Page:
April 10, 2017
Belle saw past the rough exterior of the hideous Beast and through to his humanity. It’s how he earns her love and she saves him in the end of the classic Disney tale. With not quite the same degree of fantasy and romance, a local jewelry maker has created beauty from a rather unexpected source. With the 2017 adaptation of the fairy tale still selling out theaters across the city, we thought it was a perfect time to tell this true story.
Craiger Drake, of Craiger Drake Designers in Center City, started off with a diamond cut from the 1930s. Not long ago, he was approached by a young man in medical school who wanted to propose to his longtime girlfriend. The young man had been given the diamond by his girlfriend’s mother along with her blessing, but there was one problem. Sometime in the 1970s, the stone had been reset in what’s known as a “beast” setting, which is virtually extinct today.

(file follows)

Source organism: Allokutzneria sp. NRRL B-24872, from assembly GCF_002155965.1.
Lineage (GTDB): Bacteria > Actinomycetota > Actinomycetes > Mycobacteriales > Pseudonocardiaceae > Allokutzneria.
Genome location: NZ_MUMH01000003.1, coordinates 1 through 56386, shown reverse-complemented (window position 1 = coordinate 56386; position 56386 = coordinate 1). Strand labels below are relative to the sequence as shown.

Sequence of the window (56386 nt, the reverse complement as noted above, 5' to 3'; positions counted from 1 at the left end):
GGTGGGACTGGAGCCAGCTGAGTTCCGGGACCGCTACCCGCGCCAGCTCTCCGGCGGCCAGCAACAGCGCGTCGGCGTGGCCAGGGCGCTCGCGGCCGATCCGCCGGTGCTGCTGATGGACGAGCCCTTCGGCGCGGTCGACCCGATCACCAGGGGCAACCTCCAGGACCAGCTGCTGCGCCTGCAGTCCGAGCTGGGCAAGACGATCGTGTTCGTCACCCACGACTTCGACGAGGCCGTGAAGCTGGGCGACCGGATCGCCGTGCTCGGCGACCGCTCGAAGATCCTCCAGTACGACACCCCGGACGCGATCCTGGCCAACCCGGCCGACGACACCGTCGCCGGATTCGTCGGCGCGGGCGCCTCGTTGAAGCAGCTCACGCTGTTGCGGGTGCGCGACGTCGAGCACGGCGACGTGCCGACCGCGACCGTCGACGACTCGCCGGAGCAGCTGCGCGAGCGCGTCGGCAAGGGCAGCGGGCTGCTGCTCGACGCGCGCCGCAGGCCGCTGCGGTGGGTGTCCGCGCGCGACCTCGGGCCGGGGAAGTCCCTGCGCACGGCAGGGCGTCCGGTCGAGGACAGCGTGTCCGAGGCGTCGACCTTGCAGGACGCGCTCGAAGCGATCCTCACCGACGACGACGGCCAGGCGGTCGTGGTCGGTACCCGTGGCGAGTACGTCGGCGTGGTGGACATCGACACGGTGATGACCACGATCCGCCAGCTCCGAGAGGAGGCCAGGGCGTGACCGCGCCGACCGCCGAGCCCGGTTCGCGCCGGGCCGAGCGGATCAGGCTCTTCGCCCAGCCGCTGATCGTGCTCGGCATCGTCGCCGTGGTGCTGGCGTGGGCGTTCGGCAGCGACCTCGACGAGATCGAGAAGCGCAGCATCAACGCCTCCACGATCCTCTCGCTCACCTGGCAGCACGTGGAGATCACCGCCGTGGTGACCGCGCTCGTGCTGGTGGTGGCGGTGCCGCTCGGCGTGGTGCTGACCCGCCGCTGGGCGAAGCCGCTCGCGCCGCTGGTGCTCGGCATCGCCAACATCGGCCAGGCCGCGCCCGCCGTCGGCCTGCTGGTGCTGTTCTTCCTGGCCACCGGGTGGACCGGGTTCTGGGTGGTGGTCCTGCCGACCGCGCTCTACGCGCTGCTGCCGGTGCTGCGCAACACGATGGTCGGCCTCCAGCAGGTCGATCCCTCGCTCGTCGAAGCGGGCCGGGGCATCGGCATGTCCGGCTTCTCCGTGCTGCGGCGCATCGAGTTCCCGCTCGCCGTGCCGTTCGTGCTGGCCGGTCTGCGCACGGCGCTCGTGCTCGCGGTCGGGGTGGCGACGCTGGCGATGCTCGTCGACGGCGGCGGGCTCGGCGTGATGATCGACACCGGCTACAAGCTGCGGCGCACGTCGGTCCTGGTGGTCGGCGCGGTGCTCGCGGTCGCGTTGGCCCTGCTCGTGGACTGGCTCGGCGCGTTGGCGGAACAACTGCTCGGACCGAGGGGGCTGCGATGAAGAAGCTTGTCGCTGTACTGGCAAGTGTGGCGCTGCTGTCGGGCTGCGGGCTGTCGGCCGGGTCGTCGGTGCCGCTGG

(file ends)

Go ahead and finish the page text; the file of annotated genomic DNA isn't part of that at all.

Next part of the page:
“Once it’s past its prime, it’s never going back, and that’s the way it was with this ring. There’s nowhere to go with it.”
As the story goes, the would-be bride’s mother wanted her future son-in-law to have something that was a family heirloom, so she gave it to Drake and company to reinvent. The family, who is from the area but declined to be interviewed for this story, had passed it down for two generations.
“We said that it was Beauty and the Beast,” said Drake.
“A lot of times, people bring things to us that are these old monstrosities, and they won’t really understand what could be done with them or how they could be beautiful.
“We designed the ring together, and created the ring, and then produced it in our factory. He proposed to her. She loved it, and said yes, and it all has a happy ending.”